– #11 Martell shocked #6 Andres Acuna 11-10 to make his first quarter of the year and throw the refereeing schedule completely off for the tournament (Martell generally does the back end reffing of the events as an international qualified referee).

– Trujillo crushed Gastelum, who had several h2h wins over Erick in Mexican nationals of late, to move into the quarters.


In the Quarters

– #1 Moscoso cruised past #8 Natera 3,9, probably looking ahead knowing that his leading nemesis Kane was out of the draw.

– #4 Jake Bredenbeck got revenge from a shock US Nationals qualifying loss last year against #5 Adam Manilla , crushing the lefty 4,9 to move into the semis.

– #30 Alonso came from a game down to drop #11 Martell in a battle of Mexican Cinderellas.

-#2 @Rodrigo Montoy , who saw his side of the draw open up nicely with Kane’s loss, ground out a win against his double partner Trujillo to move on.


In the Semis

– Jake pushed Conrrado but couldn’t break him, losing 12,8.

– Alonso continued his amazing weekend with perhaps his biggest achievement yet, coming down from 5-10 in the tie-breaker to shock #2 Montoya 11-10 to move into the final.

As the #30 seed, Alonso becomes the 2nd highest seeded player to EVER make a pro tour final. The highest ever seed? #39 Waselenchuk, who was seeded dead last at the 2008 Motorola Championships when he came off his 2-year break.

In the Finals, Alonso’s run came to a relatively unheralded end, as Moscoso destroyed the Mexican 3,5 to take the title. It’s Moscoso’s 9th career IRT win.


Points Implications of results

This round of 32 loss does a ton of damage to Kane’s 2024 title aspirations, but he remains in the lead for 2024 season to date points by a hair right now over Moscoso.

As for the rolling 365-calendar, it’s hard to say what the rankings will be come tuesday when they re-run, because I’m not aware of how the tour is handling satellite points right now. There’s not enough Tier 1 events to exclude them/go into the points replacement system, and when just counting tier 1s in the rankings I can’t make my current XLS match the r2sports-generated rankings. So, I *think* with this win Moscoso opens up a sizeable 400-point lead on #2 Montoya, Kane remain sat #3, and most of the rest of the top 10 remains the same. The big news might be that Trujillo moves ahead of Natera, and (given that DLR is seemingly retired) might now get “stuck” in that 8/9 slot that feeds into Moscoso. That’s a typical tripping point for players moving their way up the rankings, and it can be tough to move past it.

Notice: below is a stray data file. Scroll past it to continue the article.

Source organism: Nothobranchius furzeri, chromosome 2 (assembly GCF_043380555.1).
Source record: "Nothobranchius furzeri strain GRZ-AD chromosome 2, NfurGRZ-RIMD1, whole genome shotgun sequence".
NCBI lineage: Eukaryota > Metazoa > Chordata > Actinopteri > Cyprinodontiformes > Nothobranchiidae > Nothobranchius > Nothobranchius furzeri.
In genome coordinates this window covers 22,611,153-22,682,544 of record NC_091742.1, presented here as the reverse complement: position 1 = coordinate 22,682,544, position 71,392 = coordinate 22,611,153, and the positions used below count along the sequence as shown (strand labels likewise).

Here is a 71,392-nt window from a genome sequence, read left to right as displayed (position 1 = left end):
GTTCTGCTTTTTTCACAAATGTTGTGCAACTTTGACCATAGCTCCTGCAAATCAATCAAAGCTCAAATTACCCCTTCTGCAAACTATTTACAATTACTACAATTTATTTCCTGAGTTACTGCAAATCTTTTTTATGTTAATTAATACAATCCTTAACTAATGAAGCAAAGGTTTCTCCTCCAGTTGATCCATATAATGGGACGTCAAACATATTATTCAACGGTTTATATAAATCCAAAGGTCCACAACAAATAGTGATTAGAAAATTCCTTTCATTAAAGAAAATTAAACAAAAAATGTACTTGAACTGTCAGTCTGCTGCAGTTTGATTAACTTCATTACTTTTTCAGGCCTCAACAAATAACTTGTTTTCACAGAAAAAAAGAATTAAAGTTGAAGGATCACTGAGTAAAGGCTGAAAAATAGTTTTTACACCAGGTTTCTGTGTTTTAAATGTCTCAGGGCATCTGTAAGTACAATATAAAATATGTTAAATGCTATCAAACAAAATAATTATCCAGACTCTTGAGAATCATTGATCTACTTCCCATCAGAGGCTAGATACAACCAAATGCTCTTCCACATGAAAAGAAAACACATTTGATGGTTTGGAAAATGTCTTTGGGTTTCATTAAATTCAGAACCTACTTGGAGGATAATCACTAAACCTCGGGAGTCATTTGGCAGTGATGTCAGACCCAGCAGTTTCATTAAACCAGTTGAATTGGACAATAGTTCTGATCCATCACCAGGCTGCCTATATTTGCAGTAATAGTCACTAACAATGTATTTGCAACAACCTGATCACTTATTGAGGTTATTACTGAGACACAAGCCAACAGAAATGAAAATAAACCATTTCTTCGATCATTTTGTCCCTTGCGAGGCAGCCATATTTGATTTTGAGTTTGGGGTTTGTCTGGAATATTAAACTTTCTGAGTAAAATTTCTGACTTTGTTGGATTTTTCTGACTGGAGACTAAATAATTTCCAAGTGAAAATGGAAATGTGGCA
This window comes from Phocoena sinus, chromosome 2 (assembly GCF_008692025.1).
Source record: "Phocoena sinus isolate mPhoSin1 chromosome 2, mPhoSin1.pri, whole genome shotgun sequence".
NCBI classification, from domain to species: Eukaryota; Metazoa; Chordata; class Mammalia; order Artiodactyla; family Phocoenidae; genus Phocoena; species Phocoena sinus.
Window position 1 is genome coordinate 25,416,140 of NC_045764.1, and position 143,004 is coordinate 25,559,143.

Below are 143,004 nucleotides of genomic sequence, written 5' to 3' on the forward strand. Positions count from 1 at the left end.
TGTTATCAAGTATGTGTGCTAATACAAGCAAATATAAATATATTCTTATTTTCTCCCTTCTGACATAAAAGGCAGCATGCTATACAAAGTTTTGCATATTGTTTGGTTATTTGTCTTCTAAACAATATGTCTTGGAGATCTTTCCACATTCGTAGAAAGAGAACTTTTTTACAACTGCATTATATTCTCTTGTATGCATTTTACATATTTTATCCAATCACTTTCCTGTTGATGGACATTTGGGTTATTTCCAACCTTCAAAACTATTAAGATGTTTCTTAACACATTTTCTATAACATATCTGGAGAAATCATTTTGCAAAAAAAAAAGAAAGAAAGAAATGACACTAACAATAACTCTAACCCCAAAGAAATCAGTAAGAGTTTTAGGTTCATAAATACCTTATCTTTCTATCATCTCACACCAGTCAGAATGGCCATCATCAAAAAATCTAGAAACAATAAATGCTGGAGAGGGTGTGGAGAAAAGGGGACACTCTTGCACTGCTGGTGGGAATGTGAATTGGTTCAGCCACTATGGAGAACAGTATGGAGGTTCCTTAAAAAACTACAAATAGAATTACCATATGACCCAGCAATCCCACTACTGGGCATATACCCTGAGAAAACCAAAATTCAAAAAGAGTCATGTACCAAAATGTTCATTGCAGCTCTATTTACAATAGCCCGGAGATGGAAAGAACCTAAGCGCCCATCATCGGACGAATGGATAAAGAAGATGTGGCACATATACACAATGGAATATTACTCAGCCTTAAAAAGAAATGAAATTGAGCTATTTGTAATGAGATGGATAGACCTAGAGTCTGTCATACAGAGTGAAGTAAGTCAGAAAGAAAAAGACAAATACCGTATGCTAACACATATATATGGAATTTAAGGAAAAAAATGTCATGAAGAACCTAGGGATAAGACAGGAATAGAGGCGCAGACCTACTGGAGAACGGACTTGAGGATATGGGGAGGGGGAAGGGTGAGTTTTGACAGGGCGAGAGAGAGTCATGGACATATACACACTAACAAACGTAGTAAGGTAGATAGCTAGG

Doubles review

#1 ranked IRT doubles Montoya made his fourth pro doubles final out of four held this season and took it with Trujillo. They top the Bolivian team of Moscoso/Carrasco in a breaker.


Open Singles, other notable draws

The 32man Men’s Open Singles draw opened up nicely when #2 seed Alonso withdrew to focus on the pro side; this opened up the bottom half for #6 Ecuadorian Juan Francisco Cueva to make the final with wins over a slew of international opponents. Gastelum made his way to the final from the top half as the #1 seed, but Cueva took the title.

Jose Caceres / Carlos Ramirez took the Men’s Open doubles title over

Alejandro Bear / Elias Nieto.


Thanks for all the streaming on the weekend, especially from broadcasters Favio Soto, Steve Schulze, Pablo Fajre and the IRTLive crew


Next up?

Per our handy master racquetball calendar …

We’ll cover the Canadian National event next in this space, which also happened last weekend. Then we have a week break until the LPRT finishes up its 2023-24 season in Chesapeake, Virginia, just a couple hours drive from me.



@internaInternational Racquetball Tour